[I wrote the following for my sons after my wife notified me afresh of a number of infractions they had committed in the area of cleanliness.]
To my sons,
As a parent of young men, one is often confronted with the unenviable task of maintaining order and cleanliness. These twin concepts are different but inseparable; and it is the peculiar trait of we savages to buck and fight against both; not only on the grand scale of national relations, but on the most basic level: brushing one’s teeth and tidying one’s mess.
Swats and wacks have a way of swaying the convictions (or at least actions) of the especially young, but when those years have been succeeded by what might be called maturity, and that maturity doesn’t manifest due cleanliness and self-regulation, the bewildered parent is required to pursue more sophisticated avenues of persuasion. One might call this the rational appeal.
Here the idea is to leave behind all methods of direct pain and forceful pointing, and even perhaps the well trodden paths of cajoling and brutish command. After all, what enlightened son of burgeoning adulthood desires to be scolded by his mother for leaving behind stale underwear? No young nobleman would dare shoulder such an embarrassment. He would rather bear torture than taste such shame.
But even as I say this, it ought to be admitted that every noble harbors a wolfish desire to squat and leave his droppings in unseemly localities, at least sometimes.
So when that happens, what is the parent to do?
Three options present themselves. And each carry positives and negatives.
The first is to resort to beatings, rods, and all other manner of corporeal punishment. This is of course no good. Not at this stage in the game.
The second is to dangle sweet promises of reward, or to encourage and motivate through inspirational speech. This is certainly worth considering. But of course it runs adrift on jagged rocks when the young man more highly values their trash and dirty pans. The idea here as the parent, quite naturally, is to enact a strategy that works. Thus, if Braveheart himself cannot rally the troops, casualties will mount. This will not do. Not in a world full of women.
The third is to berate and exhort with tears, harnessing those ancient arts of shame and guilt, hoping that by some dim sliver of light the young man will do his duty. This sometimes works, but typically without perseverance. A dirty skillet here. A discarded sock there. And before long the old wolfish habits take control; but not entirely, mind you. There is an invisible line. Or perhaps it would be better to say there is a dance that is performed whereby the young men do not indulge savagery wholesale, but they maintain the proverbial drip, thereby introducing a level of disorder that is worthy of note. Let us just say that it drives those more responsible and elegant inhabitants of the home to states of unrest; for such offenses not only offend the natural beauty of the abode, but it leads to their having to do more work. And this will certainly not do.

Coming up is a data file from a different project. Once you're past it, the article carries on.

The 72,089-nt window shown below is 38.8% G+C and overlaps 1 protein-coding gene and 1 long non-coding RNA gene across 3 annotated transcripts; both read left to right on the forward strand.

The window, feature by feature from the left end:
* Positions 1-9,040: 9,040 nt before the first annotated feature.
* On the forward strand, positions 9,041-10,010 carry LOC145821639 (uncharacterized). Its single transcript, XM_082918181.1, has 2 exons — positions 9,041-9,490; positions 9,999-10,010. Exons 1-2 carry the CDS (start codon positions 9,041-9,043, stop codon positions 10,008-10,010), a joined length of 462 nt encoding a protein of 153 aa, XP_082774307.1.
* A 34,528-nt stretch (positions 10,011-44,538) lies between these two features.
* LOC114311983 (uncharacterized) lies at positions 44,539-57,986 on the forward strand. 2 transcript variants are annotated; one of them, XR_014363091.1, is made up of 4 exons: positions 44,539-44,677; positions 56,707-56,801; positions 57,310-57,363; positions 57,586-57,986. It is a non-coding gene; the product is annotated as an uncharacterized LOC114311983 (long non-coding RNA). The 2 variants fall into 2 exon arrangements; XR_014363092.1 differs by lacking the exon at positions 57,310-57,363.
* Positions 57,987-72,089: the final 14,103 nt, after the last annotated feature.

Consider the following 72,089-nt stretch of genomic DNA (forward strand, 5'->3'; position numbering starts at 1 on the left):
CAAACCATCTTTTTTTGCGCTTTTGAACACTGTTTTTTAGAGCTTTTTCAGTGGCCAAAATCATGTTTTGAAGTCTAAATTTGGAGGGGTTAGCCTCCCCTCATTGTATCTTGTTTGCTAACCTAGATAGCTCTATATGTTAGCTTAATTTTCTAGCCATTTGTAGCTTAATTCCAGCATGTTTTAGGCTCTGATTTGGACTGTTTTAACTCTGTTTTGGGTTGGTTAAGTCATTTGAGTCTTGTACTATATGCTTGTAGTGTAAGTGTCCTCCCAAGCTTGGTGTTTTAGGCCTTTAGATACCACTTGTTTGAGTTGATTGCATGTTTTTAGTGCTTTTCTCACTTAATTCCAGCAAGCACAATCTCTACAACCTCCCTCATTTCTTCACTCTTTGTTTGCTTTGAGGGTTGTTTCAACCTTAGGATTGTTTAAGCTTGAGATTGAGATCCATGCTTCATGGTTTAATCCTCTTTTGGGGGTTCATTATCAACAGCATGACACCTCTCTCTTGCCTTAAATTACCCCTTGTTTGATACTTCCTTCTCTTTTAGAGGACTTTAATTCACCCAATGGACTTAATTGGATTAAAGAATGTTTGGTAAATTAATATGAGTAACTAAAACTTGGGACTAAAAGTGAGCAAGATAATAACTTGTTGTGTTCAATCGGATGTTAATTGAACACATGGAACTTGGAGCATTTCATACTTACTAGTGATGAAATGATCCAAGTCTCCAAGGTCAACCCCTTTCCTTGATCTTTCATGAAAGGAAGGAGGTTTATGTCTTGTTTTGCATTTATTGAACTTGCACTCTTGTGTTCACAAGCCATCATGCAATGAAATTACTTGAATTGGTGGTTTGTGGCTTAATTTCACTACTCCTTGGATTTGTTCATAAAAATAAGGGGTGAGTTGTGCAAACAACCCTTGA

So what is the parent to do? Beat? No. Punish? Perhaps. Exhort? Surely sometimes. Encourage? Certainly. Beg? Not here.
The real problem resides in laziness and disobedience. To the extent that those exist, to that same extent conflict and nagging and difficulties will emerge. Why? Because irresponsibility always bumps up against reality. And reality wins. Always. Either sooner or later reality wins.
So here’s the painful reality for young nobles who still wrestle with wolfish tendencies. If you want peace and comfort and freedom and joy, and if you want to run with the current of reality, splashing happily in its waves, you need to do the following:
Leave no trash or dirty dishes in your room.
Clean thy pan and the stove after cooking.
Take out the trash when it is full.
Put your dirty dishes in dishwasher after scraping and rinsing them.
Clean up thy crumbs and food from the floor and counter.
See these things as showing your mother love. She is not a slave, but a woman. See these things as keeping your father happy, as he will be more free to enjoy the peace and joy of a smooth running home. See these things as agents advancing self-discipline. Reality beckons you to it and will reward you both now and in the future. And lastly, but not lastly, see these things as small endeavors fulfilling that great endeavor to subdue this rock of resources and potential. It is all training for bigger projects. As it has been said, he who is faithful in small things will be fit for faithfulness with bigger things (Luke 16:10).
One hates to end on a sour note, but it must be said, and said sadly, that if these laws are not fulfilled, sadness, loss of freedom, and irritation will follow. And unfortunately, it won’t just affect you. Sin affects entire communities. It will start in this home.
So please increase my joy and yours by doing these small, but significant things.